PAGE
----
Earlier this week, the U.S. Trade Representative announced a replacement deal for the North American Free Trade Agreement, the nearly 25-year-old trade deal between the U.S., Mexico, and Canada. Amid the long list of tariff-free products and restriction-free cheese names [PDF] in the new trade deal, called simply the United States-Mexico-Canada Trade Agreement  or USMCA, there’s a whole section called “intellectual property,” full of new mandates on what the signatories must do with regard to copyrights, patents, and trademarks. One big change is that all three countries in the agreement will have to have a minimum copyright of the life of the creator plus 70 years. For works not tied to the life of a natural person, the copyright term must be at least 75 years. Those minimums won’t affect the U.S., which already has terms of life plus 70 years and 95 years, respectively; or Mexico, which has even longer terms. But it will be a big, and unhelpful, change for Canada. The copyright “floor” that’s being imposed on Canada equals the U.S. copyright term, one that’s already too long. Multiple U.S. copyright term extensions have crippled the public domain. Most recently, the 1998 Copyright Term Extension Act kept works from as early as 1923 locked up under copyright, their commercial potential exhausted and their owners largely unfindable, for the past twenty years. In the United States, we are just now on the verge of growing our public domain again. Works published in 1923, which have been held in a copyright stasis, will become public domain on January 1, 2019, with later works to follow. The U.S. has a chance to finally return to a place with a healthy and growing chunk of public domain works. That allows for collaborative innovations like Wikipedia, and for preservation of our cultural heritage. Now Canada will find itself taking the same slower route to opening up formerly copyrighted material for general use. Monopolizing works for most of a century after the life of the author is bad policy. It harms creativity, making it expensive and risky for authors, filmmakers and other creative types to make new works from what came before. Copyright should be a balance between making sure creators get rewarded, and that the public can access the works. Never-ending terms don’t square with the constitutional purpose of copyright, which is to allow exclusive rights for limited times, in order to “promote the progress” of learning and the arts with new creative works. When it comes to copyright, national legislatures around the world are too often swayed by big content owners. But if these bad policy decisions are baked into trade agreements, the situation will get even worse. At least when elected lawmakers blow it by carving out a bad deal for the public, voters can hold them accountable. Deciding copyright policy through opaque trade deals means that voters in democracies around the world will have much less power to correct their governments. It’s exactly the wrong direction to go, especially when one considers that the U.S. is finally on the verge of re-building its public domain. Right Policy, Wrong Method Canadians will pay a price for this trade deal. Works that should have slipped into the public domain, lowering their price, now will stay locked up by copyright owners. Not everything in the USMCA is as obviously wrongheaded as the policies on copyright terms, though. For instance, it extends a provision of U.S. law that we strongly support— Section 230, which grants immunity to platforms for most of their users’ speech. We’ve always supported Section 230 as a strong pro-free-speech law, which prevents Internet platforms for being taken offline or bankrupted because of the bad actions of a few users. We’ve advocated for protecting it in Congress, and we’re suing to invalidate FOSTA, which undermines Section 230 in an unconstitutional way. Unfortunately, FOSTA has also undermined the Section 230 provisions in this new agreement, as the language of USMCA now accepts that intermediary liability laws in signatory nations can have exceptions like FOSTA. The United States has been pushing for stronger intermediary protection in free trade agreements for years, but this time its negotiators had to weaken their own position in order to accommodate the short-sighted passing of FOSTA back home. Good idea or not, however, trade deals just aren’t the right place to make society-wide decisions about non-trade issues like copyright terms, and how the Internet should function. Citizens should be able to give input, and hold their lawmakers accountable when bad policies get passed. None of that happened here. Differences in laws aren’t a bug; they’re a feature. Countries should be able to design copyright laws and exceptions based on what works for them, and learn from others when they see systems that work—not have unsatisfactory solutions pushed upon them through trade deals.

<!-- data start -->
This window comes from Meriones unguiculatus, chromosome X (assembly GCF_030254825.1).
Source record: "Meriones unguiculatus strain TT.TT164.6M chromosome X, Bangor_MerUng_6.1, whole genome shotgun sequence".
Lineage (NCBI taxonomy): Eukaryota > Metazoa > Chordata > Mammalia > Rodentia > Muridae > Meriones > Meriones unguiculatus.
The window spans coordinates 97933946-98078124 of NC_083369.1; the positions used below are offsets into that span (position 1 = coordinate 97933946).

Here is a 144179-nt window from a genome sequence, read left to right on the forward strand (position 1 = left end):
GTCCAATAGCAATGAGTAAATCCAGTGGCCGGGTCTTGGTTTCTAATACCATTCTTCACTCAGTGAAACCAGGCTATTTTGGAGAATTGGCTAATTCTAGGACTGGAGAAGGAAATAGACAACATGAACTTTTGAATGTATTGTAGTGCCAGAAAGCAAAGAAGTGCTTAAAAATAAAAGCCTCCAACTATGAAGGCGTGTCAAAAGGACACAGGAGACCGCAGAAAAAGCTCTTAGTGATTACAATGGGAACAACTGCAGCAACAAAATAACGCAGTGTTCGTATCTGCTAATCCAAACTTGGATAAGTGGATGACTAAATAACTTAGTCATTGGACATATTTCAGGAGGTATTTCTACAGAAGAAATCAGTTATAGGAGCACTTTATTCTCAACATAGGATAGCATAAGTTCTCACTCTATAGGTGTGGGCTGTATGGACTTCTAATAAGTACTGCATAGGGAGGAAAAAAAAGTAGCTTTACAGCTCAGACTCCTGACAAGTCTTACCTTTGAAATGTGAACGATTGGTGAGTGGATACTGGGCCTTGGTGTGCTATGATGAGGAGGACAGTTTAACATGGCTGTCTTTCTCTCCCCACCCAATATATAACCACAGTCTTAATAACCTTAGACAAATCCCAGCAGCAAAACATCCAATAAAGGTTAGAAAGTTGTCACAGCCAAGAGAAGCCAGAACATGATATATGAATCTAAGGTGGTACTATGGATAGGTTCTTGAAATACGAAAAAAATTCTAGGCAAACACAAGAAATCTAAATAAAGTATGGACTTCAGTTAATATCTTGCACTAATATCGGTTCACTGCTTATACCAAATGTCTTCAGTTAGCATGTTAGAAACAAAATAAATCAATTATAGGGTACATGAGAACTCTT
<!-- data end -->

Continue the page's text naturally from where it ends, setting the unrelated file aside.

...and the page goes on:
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EFF To Texas AG: Epson Tricked Its Customers With a Dangerous Fake Update (Fr, 05 Okt 2018)